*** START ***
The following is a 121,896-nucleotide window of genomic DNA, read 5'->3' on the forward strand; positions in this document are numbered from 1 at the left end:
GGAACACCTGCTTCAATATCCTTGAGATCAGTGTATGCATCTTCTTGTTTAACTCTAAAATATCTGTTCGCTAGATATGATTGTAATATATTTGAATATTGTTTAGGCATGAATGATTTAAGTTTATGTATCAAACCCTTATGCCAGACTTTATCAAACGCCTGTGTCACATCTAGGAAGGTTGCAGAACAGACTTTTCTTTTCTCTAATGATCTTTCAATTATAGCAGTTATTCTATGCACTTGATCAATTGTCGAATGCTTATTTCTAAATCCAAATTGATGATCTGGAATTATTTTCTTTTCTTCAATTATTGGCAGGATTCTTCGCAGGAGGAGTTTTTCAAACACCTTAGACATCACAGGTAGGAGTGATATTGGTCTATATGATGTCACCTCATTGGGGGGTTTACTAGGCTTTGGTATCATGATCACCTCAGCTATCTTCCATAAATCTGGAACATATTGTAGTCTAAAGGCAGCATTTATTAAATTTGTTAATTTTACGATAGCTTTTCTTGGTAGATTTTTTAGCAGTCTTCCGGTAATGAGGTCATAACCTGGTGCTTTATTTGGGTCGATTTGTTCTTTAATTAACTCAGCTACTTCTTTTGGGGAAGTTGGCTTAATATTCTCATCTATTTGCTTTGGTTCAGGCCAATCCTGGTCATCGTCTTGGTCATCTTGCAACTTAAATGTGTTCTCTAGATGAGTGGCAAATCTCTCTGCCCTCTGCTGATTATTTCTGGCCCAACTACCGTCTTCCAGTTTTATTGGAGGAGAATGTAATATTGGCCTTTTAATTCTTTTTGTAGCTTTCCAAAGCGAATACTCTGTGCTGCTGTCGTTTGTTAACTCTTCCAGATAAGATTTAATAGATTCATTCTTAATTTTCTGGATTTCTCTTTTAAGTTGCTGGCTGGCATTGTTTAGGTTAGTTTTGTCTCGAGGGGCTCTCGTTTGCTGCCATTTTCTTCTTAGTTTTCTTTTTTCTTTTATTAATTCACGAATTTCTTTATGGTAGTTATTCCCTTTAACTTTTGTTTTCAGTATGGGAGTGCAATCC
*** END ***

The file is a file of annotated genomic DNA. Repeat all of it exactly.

The following is a 121,896-nucleotide window of genomic DNA, read 5'->3' on the forward strand; positions in this document are numbered from 1 at the left end:
GGAACACCTGCTTCAATATCCTTGAGATCAGTGTATGCATCTTCTTGTTTAACTCTAAAATATCTGTTCGCTAGATATGATTGTAATATATTTGAATATTGTTTAGGCATGAATGATTTAAGTTTATGTATCAAACCCTTATGCCAGACTTTATCAAACGCCTGTGTCACATCTAGGAAGGTTGCAGAACAGACTTTTCTTTTCTCTAATGATCTTTCAATTATAGCAGTTATTCTATGCACTTGATCAATTGTCGAATGCTTATTTCTAAATCCAAATTGATGATCTGGAATTATTTTCTTTTCTTCAATTATTGGCAGGATTCTTCGCAGGAGGAGTTTTTCAAACACCTTAGACATCACAGGTAGGAGTGATATTGGTCTATATGATGTCACCTCATTGGGGGGTTTACTAGGCTTTGGTATCATGATCACCTCAGCTATCTTCCATAAATCTGGAACATATTGTAGTCTAAAGGCAGCATTTATTAAATTTGTTAATTTTACGATAGCTTTTCTTGGTAGATTTTTTAGCAGTCTTCCGGTAATGAGGTCATAACCTGGTGCTTTATTTGGGTCGATTTGTTCTTTAATTAACTCAGCTACTTCTTTTGGGGAAGTTGGCTTAATATTCTCATCTATTTGCTTTGGTTCAGGCCAATCCTGGTCATCGTCTTGGTCATCTTGCAACTTAAATGTGTTCTCTAGATGAGTGGCAAATCTCTCTGCCCTCTGCTGATTATTTCTGGCCCAACTACCGTCTTCCAGTTTTATTGGAGGAGAATGTAATATTGGCCTTTTAATTCTTTTTGTAGCTTTCCAAAGCGAATACTCTGTGCTGCTGTCGTTTGTTAACTCTTCCAGATAAGATTTAATAGATTCATTCTTAATTTTCTGGATTTCTCTTTTAAGTTGCTGGCTGGCATTGTTTAGGTTAGTTTTGTCTCGAGGGGCTCTCGTTTGCTGCCATTTTCTTCTTAGTTTTCTTTTTTCTTTTATTAATTCACGAATTTCTTTATGGTAGTTATTCCCTTTAACTTTTGTTTTCAGTATGGGAGTGCAATCC